Suggested Reading List
Hidden History of Nashville (TN) [Paperback]
Author: George R. Zepp
Description: Perched on the banks of the Cumberland River, Nashville is best known for its role in the civil rights movement, world-class education and, of course, country music. In this unique collection of columns, longtime journalist and Tennessee native George Zepp illuminates a less familiar side of the city. Learn the secrets of Timothy Demonbreun, one of the city's first residents, who lived with his family in a cliff-top cave; Cortelia Clark, the blind bluesman who continued to perform on street corners after winning a Grammy award; and Nashville's own Cinderella story, which involved legendary radio personality Edgar Bergen and his ventriloquist protegee. Cleverly rendered, using questions from readers across the nation, these little-known tales abound with Music City mystery and charm.
How Nashville Became Music City, U.S.A.: 50 Years of Music Row [Paperback]
Author: Michael Kosser
Description: How did a medium-sized Southern river town become arguably the most important music center in America? In How Nashville Became Music City, U.S.A. , we learn how a single studio in a tiny duplex house became Music Row, a ten-block area populated by hundreds of talented people whose job is to simply make music. The book features stories from publishers, songwriters and others who help tell the evolution of this fabled center of music. It's where Elvis ushered in the commercial rock 'n' roll explosion by recording "Heartbreak Hotel," Patsy Cline, Jim Reeves, and Willie Nelson taught mainstream America to love soulful ballads, and Bob Dylan recorded three of his most important albums. The full-length CD includes 12 recordings made in the early studios of Music Row, giving listeners a rare chance to hear the demos made by some of Nashville's most talented artists. Songs include "Bye, Bye, Love," "Crazy," "King of the Road," "Walkin' After Midnight" and "He Stopped Loving Her Today."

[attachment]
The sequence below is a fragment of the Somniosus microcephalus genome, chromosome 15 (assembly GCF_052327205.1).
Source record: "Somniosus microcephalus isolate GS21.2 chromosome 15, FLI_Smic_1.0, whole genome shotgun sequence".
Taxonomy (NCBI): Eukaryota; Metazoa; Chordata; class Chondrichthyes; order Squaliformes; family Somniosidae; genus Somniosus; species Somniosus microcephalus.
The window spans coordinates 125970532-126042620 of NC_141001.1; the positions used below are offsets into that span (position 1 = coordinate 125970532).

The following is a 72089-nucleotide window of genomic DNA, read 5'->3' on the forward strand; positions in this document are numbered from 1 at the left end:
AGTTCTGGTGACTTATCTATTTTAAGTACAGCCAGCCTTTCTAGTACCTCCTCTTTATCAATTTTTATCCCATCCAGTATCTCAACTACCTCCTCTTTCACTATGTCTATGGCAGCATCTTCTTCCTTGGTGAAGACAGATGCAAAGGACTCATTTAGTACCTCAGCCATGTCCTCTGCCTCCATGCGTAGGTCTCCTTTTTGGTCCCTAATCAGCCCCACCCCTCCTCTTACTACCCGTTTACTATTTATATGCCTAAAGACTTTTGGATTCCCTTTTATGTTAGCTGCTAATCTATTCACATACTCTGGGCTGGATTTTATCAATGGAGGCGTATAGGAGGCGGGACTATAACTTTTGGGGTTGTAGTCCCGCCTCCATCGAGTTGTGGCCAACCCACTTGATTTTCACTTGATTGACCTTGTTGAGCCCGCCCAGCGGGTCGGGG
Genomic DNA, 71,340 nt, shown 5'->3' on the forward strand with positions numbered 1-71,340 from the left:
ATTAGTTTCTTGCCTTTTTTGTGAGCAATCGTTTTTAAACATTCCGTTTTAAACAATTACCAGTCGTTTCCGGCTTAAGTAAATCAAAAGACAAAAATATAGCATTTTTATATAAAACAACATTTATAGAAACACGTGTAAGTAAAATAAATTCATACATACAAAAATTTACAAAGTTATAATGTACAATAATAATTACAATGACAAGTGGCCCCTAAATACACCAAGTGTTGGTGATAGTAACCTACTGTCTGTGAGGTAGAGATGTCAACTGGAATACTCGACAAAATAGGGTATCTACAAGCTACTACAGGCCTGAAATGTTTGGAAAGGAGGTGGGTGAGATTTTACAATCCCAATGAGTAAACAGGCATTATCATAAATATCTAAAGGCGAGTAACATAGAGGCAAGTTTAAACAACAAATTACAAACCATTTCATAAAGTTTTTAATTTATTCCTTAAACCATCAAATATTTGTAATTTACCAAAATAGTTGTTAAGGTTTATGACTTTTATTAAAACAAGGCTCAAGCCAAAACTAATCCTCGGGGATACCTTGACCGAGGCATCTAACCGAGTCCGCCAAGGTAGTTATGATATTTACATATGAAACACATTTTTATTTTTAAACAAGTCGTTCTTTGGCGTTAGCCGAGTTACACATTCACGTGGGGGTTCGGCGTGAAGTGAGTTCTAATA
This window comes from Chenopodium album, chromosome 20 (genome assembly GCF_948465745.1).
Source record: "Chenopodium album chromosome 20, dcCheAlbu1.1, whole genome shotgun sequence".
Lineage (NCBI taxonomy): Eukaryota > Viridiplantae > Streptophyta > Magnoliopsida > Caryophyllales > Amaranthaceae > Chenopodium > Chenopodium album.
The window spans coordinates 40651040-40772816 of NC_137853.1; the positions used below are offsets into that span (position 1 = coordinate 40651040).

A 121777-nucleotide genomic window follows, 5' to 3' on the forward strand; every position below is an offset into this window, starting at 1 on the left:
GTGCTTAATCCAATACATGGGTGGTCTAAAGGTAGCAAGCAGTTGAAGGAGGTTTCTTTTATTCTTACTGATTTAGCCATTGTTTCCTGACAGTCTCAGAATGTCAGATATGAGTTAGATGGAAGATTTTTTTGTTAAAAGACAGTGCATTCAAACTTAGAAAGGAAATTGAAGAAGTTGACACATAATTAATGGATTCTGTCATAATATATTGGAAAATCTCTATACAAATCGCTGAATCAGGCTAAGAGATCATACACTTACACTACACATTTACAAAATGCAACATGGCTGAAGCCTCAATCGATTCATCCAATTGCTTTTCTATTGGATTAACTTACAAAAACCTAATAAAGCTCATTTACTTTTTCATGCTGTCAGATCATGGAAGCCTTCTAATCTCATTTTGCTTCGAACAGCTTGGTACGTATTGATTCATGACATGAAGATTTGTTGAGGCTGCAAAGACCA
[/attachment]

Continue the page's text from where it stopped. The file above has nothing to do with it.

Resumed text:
A Guide to Historic Nashville, Tennessee [Paperback]
Author: James A. Hoobler
Description: Written by accomplished historian James Hoobler, senior curator of art and architecture at the Tennessee State Museum and former executive director of the Tennessee Historical Society, this book offers extraordinary insight into Nashville's heritage. Carefully researched and exceptionally written, it is a wonderful companion, both for visitors and for Nashville residents who want to see their hometown in a new light.
Elvis by the Presleys
Author: David Ritz
Description: For the first time, the inside story of legendary entertainer Elvis Presleyís life as a husband, father, son, cousin, friend, spiritual seeker ó Priscilla and Lisa Marie Presley, and other family members, come together to memorialize our greatest star in this stunningly illustrated companion to a major television special and longer-form documentary.
Elvis by the Presleys is a uniquely fascinating treasure and serves as the essential companion to a major television special on CBS and, from Sony BMG, a longer-form documentary DVD and its related CD. Culled from hours of new family interviews conducted for the television special and DVD (much of it appearing exclusively in this book), enhanced with Elvis quotes, and illustrated with private family photographs and images of personal memorabilia from the archives of Graceland/Elvis Presley Enterprises, Elvis by the Presleys is an extraordinary document about an extraordinary figure.